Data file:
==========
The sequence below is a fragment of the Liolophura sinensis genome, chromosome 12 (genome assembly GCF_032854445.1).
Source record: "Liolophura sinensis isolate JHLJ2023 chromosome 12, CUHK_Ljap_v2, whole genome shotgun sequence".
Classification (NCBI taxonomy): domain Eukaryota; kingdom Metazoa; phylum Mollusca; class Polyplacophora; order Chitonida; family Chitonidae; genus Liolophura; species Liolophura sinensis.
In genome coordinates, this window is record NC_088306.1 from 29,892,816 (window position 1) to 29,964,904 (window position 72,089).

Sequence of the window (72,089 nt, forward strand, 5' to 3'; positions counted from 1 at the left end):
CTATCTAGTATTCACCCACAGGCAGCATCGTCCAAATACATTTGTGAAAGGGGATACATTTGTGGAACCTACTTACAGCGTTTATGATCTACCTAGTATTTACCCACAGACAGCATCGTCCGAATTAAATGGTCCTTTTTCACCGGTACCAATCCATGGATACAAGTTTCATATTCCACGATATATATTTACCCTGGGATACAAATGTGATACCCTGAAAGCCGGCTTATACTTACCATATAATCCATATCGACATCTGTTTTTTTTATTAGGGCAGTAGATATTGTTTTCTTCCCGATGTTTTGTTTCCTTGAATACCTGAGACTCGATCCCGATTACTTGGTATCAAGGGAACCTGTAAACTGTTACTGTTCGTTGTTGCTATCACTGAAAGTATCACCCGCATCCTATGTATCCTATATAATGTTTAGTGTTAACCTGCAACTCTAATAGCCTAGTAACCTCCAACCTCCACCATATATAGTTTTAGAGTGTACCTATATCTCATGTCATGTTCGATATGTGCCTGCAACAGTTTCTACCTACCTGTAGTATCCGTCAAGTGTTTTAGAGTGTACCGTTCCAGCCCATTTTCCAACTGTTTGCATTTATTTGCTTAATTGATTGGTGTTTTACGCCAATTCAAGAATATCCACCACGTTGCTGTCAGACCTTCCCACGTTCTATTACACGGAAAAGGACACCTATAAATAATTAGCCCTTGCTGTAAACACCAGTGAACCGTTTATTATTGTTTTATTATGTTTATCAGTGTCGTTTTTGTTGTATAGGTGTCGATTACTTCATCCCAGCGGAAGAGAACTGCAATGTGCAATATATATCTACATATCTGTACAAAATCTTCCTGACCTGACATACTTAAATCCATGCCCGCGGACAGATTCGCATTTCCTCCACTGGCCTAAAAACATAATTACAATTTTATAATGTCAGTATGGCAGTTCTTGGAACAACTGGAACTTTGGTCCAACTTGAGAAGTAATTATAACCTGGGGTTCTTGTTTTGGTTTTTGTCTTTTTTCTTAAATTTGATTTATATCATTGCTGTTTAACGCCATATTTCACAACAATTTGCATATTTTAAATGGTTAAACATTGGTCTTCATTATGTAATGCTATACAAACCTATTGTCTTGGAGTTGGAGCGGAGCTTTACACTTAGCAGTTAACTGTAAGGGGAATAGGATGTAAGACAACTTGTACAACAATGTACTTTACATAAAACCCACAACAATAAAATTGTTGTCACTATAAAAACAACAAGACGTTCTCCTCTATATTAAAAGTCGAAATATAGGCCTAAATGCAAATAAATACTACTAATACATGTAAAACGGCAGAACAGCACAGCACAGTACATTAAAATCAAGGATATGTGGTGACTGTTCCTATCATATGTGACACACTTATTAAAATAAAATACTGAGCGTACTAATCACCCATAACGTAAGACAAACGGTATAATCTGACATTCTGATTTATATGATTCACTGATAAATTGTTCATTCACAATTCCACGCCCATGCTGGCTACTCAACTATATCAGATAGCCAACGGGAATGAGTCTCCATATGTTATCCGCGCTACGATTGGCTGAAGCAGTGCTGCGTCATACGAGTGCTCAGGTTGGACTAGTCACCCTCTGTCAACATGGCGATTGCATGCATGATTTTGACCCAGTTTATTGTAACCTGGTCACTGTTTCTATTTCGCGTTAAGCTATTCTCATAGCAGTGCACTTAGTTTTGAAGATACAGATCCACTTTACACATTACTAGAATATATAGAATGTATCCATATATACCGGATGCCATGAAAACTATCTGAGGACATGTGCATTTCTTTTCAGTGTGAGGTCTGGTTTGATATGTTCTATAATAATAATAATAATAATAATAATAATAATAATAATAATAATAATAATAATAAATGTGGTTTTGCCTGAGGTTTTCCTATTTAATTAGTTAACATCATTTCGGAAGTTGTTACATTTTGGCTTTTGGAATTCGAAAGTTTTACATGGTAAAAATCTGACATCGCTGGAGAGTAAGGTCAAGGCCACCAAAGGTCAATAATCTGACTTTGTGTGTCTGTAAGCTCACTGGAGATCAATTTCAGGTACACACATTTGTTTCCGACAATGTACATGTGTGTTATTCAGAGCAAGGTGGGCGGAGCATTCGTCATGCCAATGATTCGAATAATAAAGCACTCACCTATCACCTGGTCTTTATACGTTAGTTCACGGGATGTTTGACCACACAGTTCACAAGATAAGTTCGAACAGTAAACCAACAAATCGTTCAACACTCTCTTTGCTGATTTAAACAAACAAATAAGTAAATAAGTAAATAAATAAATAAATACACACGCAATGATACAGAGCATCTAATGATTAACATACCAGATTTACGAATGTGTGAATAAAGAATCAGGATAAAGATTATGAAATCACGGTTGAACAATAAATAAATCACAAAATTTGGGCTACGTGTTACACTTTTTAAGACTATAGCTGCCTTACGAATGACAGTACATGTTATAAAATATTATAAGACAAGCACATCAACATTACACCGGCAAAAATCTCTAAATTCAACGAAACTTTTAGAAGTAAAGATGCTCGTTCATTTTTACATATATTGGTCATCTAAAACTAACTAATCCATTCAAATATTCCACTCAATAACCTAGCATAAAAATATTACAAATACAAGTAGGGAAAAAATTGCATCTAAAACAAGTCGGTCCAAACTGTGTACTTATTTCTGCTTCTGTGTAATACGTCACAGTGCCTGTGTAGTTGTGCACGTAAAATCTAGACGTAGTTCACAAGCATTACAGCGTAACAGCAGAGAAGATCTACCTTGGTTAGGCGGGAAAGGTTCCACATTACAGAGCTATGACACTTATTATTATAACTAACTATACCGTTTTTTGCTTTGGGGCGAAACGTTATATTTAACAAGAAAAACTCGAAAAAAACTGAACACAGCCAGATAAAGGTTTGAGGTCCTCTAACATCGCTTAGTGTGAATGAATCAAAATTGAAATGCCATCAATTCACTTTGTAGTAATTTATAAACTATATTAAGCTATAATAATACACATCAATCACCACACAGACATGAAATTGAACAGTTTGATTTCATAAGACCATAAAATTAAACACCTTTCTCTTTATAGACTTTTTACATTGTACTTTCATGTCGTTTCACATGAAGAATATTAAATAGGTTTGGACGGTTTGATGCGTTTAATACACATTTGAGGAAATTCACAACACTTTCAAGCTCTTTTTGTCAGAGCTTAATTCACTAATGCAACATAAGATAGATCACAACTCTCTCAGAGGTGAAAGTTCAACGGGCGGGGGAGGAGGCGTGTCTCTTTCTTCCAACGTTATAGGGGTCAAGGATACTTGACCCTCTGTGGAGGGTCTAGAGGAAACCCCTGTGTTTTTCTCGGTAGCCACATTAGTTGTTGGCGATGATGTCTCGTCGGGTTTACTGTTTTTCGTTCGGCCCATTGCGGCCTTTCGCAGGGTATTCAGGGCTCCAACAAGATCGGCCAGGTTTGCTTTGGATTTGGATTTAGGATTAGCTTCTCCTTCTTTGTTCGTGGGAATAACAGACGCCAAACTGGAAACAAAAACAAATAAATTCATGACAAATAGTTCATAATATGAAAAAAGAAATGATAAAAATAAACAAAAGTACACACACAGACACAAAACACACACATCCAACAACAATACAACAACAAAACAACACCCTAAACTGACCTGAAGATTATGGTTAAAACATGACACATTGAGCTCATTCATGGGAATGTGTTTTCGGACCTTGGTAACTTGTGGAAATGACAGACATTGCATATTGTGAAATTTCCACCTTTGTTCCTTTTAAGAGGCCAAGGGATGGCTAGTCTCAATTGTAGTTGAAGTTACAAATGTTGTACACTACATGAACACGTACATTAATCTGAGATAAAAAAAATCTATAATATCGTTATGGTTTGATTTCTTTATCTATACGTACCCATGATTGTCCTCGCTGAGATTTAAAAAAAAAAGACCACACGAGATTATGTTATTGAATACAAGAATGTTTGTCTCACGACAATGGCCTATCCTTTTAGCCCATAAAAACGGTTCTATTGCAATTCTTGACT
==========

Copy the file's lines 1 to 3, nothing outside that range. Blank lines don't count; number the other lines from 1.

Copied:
The sequence below is a fragment of the Liolophura sinensis genome, chromosome 12 (genome assembly GCF_032854445.1).
Source record: "Liolophura sinensis isolate JHLJ2023 chromosome 12, CUHK_Ljap_v2, whole genome shotgun sequence".
Classification (NCBI taxonomy): domain Eukaryota; kingdom Metazoa; phylum Mollusca; class Polyplacophora; order Chitonida; family Chitonidae; genus Liolophura; species Liolophura sinensis.